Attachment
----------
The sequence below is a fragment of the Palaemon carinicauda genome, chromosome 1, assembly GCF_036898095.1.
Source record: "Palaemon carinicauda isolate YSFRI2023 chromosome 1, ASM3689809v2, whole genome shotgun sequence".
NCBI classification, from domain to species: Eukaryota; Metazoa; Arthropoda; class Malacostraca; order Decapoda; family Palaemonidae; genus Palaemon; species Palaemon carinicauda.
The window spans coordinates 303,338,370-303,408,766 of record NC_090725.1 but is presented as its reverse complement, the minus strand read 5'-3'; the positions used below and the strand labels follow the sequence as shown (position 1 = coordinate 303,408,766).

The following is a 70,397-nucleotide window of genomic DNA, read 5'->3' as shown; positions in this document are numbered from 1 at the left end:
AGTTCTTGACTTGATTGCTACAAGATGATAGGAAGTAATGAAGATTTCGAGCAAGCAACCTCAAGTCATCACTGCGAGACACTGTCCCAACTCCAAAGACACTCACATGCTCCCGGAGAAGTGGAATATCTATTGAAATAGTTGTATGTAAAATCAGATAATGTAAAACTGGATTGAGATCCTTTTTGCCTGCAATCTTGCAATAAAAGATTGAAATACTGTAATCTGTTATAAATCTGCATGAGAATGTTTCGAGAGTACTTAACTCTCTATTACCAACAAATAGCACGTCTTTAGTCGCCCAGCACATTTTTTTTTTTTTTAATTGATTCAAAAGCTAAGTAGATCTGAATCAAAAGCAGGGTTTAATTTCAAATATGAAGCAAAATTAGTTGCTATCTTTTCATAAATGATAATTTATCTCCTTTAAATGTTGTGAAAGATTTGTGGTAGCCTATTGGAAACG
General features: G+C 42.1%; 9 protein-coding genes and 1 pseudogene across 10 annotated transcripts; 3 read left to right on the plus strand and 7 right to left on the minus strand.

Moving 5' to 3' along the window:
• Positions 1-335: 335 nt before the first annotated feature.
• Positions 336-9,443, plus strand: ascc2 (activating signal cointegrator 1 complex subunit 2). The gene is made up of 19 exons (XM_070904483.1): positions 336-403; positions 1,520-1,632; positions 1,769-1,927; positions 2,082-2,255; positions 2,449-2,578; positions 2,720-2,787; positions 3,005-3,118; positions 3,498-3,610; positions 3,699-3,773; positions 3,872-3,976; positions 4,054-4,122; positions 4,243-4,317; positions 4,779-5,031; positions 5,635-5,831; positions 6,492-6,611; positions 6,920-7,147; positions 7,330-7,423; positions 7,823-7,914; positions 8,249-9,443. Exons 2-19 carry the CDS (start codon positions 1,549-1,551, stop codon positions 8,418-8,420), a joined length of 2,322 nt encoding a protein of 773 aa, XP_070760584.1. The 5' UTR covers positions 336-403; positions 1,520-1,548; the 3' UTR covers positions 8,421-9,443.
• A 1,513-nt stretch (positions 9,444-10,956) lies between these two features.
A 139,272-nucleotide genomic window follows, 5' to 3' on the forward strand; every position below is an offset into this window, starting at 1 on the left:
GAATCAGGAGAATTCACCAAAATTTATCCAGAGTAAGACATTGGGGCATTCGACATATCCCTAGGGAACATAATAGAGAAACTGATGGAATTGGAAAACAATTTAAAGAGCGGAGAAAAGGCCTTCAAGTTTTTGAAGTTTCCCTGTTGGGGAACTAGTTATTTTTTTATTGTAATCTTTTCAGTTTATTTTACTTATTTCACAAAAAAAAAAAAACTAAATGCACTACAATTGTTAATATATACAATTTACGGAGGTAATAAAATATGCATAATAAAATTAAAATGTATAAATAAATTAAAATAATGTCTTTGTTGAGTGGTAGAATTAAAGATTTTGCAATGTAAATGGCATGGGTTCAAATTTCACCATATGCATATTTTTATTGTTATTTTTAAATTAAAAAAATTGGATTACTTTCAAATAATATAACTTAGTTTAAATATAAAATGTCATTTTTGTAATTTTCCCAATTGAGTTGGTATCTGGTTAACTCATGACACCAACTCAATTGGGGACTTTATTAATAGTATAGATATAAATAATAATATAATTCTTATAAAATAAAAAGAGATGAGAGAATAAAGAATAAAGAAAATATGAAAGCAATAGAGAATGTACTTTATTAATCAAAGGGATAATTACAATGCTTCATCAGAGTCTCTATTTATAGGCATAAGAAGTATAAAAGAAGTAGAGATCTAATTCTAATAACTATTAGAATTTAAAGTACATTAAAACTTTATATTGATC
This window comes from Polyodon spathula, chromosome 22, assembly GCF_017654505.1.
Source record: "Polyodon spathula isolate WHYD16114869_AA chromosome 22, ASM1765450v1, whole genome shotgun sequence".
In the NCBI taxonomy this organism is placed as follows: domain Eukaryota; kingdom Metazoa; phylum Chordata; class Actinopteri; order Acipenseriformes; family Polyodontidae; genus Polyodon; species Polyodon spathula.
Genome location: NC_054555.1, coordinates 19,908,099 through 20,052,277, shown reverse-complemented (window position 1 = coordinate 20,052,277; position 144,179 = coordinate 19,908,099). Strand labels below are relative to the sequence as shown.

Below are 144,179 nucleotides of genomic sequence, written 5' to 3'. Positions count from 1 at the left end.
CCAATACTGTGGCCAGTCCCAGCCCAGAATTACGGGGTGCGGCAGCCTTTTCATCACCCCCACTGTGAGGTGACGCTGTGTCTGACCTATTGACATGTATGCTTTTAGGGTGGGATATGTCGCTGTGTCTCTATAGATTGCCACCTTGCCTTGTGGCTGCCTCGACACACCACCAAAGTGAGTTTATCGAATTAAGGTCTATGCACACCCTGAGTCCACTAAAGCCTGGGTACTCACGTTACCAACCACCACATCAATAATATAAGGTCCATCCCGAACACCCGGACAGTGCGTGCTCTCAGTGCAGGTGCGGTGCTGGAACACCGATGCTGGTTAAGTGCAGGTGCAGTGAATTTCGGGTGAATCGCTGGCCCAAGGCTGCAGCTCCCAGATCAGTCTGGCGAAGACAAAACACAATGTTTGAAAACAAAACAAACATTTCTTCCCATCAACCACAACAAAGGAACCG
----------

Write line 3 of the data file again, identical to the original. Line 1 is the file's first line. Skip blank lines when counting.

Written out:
NCBI classification, from domain to species: Eukaryota; Metazoa; Arthropoda; class Malacostraca; order Decapoda; family Palaemonidae; genus Palaemon; species Palaemon carinicauda.